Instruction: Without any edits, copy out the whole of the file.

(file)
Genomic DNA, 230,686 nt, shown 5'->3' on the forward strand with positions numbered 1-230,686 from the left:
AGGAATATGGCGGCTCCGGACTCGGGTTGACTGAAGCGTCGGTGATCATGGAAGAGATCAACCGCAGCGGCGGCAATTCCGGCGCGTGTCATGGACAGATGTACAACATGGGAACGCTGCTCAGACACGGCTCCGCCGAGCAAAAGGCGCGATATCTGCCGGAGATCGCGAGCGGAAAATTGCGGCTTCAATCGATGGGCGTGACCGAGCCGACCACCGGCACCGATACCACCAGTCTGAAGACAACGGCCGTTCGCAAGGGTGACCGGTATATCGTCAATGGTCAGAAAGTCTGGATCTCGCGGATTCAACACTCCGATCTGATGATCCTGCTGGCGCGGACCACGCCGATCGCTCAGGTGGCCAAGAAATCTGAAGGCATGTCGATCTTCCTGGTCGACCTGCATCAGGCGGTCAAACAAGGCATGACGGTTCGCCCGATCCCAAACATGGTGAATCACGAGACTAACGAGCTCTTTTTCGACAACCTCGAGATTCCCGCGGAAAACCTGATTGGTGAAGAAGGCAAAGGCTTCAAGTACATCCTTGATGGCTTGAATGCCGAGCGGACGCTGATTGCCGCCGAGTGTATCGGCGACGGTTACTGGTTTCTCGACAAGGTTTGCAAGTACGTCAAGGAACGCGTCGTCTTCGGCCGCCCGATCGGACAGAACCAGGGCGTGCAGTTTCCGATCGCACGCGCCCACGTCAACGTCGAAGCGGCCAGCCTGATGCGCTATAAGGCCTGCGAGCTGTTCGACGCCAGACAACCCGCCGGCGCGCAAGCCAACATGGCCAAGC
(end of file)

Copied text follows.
Genomic DNA, 230,686 nt, shown 5'->3' on the forward strand with positions numbered 1-230,686 from the left:
AGGAATATGGCGGCTCCGGACTCGGGTTGACTGAAGCGTCGGTGATCATGGAAGAGATCAACCGCAGCGGCGGCAATTCCGGCGCGTGTCATGGACAGATGTACAACATGGGAACGCTGCTCAGACACGGCTCCGCCGAGCAAAAGGCGCGATATCTGCCGGAGATCGCGAGCGGAAAATTGCGGCTTCAATCGATGGGCGTGACCGAGCCGACCACCGGCACCGATACCACCAGTCTGAAGACAACGGCCGTTCGCAAGGGTGACCGGTATATCGTCAATGGTCAGAAAGTCTGGATCTCGCGGATTCAACACTCCGATCTGATGATCCTGCTGGCGCGGACCACGCCGATCGCTCAGGTGGCCAAGAAATCTGAAGGCATGTCGATCTTCCTGGTCGACCTGCATCAGGCGGTCAAACAAGGCATGACGGTTCGCCCGATCCCAAACATGGTGAATCACGAGACTAACGAGCTCTTTTTCGACAACCTCGAGATTCCCGCGGAAAACCTGATTGGTGAAGAAGGCAAAGGCTTCAAGTACATCCTTGATGGCTTGAATGCCGAGCGGACGCTGATTGCCGCCGAGTGTATCGGCGACGGTTACTGGTTTCTCGACAAGGTTTGCAAGTACGTCAAGGAACGCGTCGTCTTCGGCCGCCCGATCGGACAGAACCAGGGCGTGCAGTTTCCGATCGCACGCGCCCACGTCAACGTCGAAGCGGCCAGCCTGATGCGCTATAAGGCCTGCGAGCTGTTCGACGCCAGACAACCCGCCGGCGCGCAAGCCAACATGGCCAAGC